In Gimp there are a wide variety of tools at the user’s disposal for colouring an area. Here we are going to learn how to use the gradient tool to selectively colour an area, in this case the iris of an eye, and to make the colour appear more a part of the image than if we dropped the colour straight into the image and left it.
Step 1 Our first action will be to duplicate the background layer so that we can create a selection of just the Iris and modify that part of the image without affecting the rest of the picture. To isolate the Iris draw a path around it using the Path tool.
Step 2 With our path in place use Select>From Path to turn it into a selection, then use Select>Feather to soften the edges of the selection.
Step 3 Now use the Magic Wand to select the pupil, then feather the selection and delete this area too. You should be left with a layer consisting only of the iris now, though the rest of the image will still be visible due to the background layer. You can check whether you successfully did this by clicking on the eye icon next to the background layer to hide it, and again to bring it back. If you have removed the right areas you should be presented with something like this screenshot when you hide the background.
Step 4 Desaturate the iris using Colours>Desaturate and select average. Now your Irish is ready for colouring.
Step 5 Create a new layer and name it ‘Colour’, then change the layer mode to Overlay.
Step 6 Select the Gradient tool and in the lower left-hand pane change the Shape to Conical and change the Gradient to the ‘Full Saturation Spectrum CW’ which looks like a rainbow. Now click and hold the left mouse button in the centre of the pupil and drag across before releasing it. Your layer will now be filled with the gradient.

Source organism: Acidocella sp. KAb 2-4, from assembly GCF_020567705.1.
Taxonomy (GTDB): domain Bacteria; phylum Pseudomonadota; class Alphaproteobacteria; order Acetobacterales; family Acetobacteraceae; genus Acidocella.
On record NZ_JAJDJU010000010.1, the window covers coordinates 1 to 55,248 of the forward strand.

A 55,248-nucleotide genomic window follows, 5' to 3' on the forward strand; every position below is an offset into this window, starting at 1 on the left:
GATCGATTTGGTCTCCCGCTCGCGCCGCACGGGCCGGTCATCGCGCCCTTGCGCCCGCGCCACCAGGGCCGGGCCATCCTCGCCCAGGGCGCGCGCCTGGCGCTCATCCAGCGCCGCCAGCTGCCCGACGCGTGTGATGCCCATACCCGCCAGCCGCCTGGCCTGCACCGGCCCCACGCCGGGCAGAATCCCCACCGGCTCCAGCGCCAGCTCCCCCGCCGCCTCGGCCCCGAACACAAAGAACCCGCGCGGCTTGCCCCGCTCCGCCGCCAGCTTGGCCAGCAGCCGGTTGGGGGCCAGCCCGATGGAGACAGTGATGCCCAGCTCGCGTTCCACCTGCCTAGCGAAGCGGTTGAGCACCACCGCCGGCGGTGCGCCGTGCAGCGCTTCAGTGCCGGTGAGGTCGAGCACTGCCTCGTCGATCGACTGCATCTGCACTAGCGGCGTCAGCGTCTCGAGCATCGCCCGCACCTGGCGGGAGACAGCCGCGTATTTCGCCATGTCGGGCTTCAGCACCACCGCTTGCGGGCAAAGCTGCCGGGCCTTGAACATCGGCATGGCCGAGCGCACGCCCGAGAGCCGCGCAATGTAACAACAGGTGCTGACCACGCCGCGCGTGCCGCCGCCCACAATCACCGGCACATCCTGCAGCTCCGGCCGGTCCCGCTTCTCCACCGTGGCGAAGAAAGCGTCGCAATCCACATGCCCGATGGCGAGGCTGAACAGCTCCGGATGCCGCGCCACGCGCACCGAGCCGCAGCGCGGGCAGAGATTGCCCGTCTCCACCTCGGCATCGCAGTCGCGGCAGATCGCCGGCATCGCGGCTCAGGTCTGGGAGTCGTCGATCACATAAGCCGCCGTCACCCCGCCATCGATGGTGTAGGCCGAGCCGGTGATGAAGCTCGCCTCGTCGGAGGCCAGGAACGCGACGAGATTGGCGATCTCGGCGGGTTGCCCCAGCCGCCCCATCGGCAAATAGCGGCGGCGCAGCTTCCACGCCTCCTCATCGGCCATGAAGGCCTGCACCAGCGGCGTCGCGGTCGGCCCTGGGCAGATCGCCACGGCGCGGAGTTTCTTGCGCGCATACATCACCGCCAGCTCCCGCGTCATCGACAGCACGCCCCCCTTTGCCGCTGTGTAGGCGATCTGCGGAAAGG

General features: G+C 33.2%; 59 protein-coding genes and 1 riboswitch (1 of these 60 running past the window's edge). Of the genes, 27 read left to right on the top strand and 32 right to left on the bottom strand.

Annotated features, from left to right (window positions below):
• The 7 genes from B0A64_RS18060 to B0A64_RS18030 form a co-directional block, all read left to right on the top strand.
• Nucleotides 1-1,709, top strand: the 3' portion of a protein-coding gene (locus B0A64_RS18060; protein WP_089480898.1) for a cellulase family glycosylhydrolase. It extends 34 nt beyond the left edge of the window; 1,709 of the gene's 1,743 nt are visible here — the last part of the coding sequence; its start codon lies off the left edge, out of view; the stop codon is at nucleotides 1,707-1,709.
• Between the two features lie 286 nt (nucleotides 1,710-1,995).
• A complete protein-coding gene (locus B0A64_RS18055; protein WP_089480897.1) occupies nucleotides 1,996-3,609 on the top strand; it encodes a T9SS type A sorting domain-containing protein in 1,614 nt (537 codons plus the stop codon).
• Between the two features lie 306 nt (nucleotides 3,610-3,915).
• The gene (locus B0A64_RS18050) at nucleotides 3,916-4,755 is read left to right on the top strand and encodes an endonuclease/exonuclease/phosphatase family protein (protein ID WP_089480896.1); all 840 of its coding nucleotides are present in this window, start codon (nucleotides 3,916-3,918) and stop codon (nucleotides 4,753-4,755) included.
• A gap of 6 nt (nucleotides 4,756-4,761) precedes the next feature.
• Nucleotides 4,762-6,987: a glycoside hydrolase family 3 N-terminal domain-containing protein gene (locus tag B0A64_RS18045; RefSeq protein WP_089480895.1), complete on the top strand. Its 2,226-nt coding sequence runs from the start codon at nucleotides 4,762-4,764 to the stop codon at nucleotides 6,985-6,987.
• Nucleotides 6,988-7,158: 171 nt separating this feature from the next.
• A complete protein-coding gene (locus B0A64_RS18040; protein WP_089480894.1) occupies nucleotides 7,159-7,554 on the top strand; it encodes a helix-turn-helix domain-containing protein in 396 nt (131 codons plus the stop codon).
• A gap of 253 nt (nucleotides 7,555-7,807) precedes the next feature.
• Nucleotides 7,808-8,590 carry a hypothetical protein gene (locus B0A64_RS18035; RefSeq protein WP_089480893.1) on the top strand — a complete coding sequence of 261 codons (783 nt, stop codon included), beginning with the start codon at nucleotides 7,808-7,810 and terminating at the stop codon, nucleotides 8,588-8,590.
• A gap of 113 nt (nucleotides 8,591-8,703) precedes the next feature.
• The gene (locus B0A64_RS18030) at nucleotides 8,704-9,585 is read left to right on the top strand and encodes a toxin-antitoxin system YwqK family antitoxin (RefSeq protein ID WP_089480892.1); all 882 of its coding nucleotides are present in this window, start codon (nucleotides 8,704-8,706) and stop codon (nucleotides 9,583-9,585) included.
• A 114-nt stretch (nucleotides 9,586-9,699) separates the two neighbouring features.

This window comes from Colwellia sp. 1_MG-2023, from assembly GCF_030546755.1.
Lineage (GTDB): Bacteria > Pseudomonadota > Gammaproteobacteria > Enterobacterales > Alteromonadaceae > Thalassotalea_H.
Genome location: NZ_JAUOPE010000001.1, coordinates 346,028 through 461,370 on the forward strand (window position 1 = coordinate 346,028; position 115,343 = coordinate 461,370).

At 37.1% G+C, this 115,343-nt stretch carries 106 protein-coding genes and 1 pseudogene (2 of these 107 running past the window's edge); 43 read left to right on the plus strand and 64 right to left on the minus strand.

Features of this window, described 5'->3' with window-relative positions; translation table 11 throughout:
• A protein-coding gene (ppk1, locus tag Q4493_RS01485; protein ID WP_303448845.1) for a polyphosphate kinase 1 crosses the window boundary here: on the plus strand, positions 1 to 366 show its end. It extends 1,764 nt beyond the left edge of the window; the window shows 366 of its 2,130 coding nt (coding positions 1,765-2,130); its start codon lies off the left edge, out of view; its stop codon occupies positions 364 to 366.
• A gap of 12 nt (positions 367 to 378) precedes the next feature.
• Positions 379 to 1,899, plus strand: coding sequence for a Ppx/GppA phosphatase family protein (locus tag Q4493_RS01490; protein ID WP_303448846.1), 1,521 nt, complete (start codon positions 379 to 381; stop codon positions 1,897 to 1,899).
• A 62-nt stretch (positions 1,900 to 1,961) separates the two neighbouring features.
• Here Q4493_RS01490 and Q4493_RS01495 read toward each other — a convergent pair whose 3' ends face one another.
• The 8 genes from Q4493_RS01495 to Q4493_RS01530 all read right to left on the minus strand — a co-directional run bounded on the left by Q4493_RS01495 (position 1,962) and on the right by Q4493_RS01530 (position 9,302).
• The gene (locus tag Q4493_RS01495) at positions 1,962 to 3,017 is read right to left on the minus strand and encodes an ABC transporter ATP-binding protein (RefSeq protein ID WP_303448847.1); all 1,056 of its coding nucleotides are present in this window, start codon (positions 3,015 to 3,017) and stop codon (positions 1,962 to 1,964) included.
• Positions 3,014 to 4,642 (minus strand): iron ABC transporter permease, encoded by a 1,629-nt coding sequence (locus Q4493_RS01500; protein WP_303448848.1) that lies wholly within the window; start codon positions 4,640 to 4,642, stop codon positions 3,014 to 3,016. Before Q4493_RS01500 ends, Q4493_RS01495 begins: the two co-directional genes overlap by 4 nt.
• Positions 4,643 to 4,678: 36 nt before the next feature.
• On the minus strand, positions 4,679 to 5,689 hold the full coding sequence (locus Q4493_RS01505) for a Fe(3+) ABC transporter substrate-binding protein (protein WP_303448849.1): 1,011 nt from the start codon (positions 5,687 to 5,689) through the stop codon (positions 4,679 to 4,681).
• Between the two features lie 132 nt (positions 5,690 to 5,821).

Step 7 Now use the Magic Wand tool in the layer containing the iris to select both the pupil and the outside of the eye and feather the selection before switching to the gradient layer and pressing delete to remove the colours that would cover the rest of the image.
Step 8 Now you may have some bits that were not fully selected due to us using the Magic Wand to select, so go into the gradient layer with a soft-edged Eraser and remove any areas that are overlapping the white of the eye or the iris.
Step 9 Now we shall make the gradient less intense so it appears to be a more integral part of the image. First, use the opacity setting in the ‘Colour’ layer to reduce the vividness of the colour and allowing more of the eye’s detail to show through. Then use a soft-edged eraser set to around 30% opacity to fade the edges of the gradient next to the white of the eye.
There you have it, a selectively coloured eye using the gradient tool, try using the various gradient settings to create different effects; most of them use the foreground and background colours you have selected, so the possibilities are almost endless.